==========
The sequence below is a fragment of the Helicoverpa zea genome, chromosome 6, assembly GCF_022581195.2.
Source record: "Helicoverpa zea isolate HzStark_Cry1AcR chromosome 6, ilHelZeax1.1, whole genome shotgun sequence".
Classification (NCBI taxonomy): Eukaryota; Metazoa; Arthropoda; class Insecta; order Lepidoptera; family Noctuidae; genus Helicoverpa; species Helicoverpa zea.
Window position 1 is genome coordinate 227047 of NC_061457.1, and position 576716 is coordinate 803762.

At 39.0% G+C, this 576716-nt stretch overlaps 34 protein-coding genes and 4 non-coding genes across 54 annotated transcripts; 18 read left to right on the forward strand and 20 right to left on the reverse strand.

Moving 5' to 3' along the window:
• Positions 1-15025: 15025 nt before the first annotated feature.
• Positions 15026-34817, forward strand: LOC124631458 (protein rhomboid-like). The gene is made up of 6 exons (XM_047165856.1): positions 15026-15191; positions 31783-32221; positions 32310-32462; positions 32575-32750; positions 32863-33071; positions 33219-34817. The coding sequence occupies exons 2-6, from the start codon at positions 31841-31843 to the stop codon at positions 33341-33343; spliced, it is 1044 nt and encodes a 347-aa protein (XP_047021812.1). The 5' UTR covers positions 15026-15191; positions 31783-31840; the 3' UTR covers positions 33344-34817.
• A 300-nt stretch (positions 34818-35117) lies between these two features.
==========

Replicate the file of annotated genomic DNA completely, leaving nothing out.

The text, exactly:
The sequence below is a fragment of the Helicoverpa zea genome, chromosome 6, assembly GCF_022581195.2.
Source record: "Helicoverpa zea isolate HzStark_Cry1AcR chromosome 6, ilHelZeax1.1, whole genome shotgun sequence".
Classification (NCBI taxonomy): Eukaryota; Metazoa; Arthropoda; class Insecta; order Lepidoptera; family Noctuidae; genus Helicoverpa; species Helicoverpa zea.
Window position 1 is genome coordinate 227047 of NC_061457.1, and position 576716 is coordinate 803762.

At 39.0% G+C, this 576716-nt stretch overlaps 34 protein-coding genes and 4 non-coding genes across 54 annotated transcripts; 18 read left to right on the forward strand and 20 right to left on the reverse strand.

Moving 5' to 3' along the window:
• Positions 1-15025: 15025 nt before the first annotated feature.
• Positions 15026-34817, forward strand: LOC124631458 (protein rhomboid-like). The gene is made up of 6 exons (XM_047165856.1): positions 15026-15191; positions 31783-32221; positions 32310-32462; positions 32575-32750; positions 32863-33071; positions 33219-34817. The coding sequence occupies exons 2-6, from the start codon at positions 31841-31843 to the stop codon at positions 33341-33343; spliced, it is 1044 nt and encodes a 347-aa protein (XP_047021812.1). The 5' UTR covers positions 15026-15191; positions 31783-31840; the 3' UTR covers positions 33344-34817.
• A 300-nt stretch (positions 34818-35117) lies between these two features.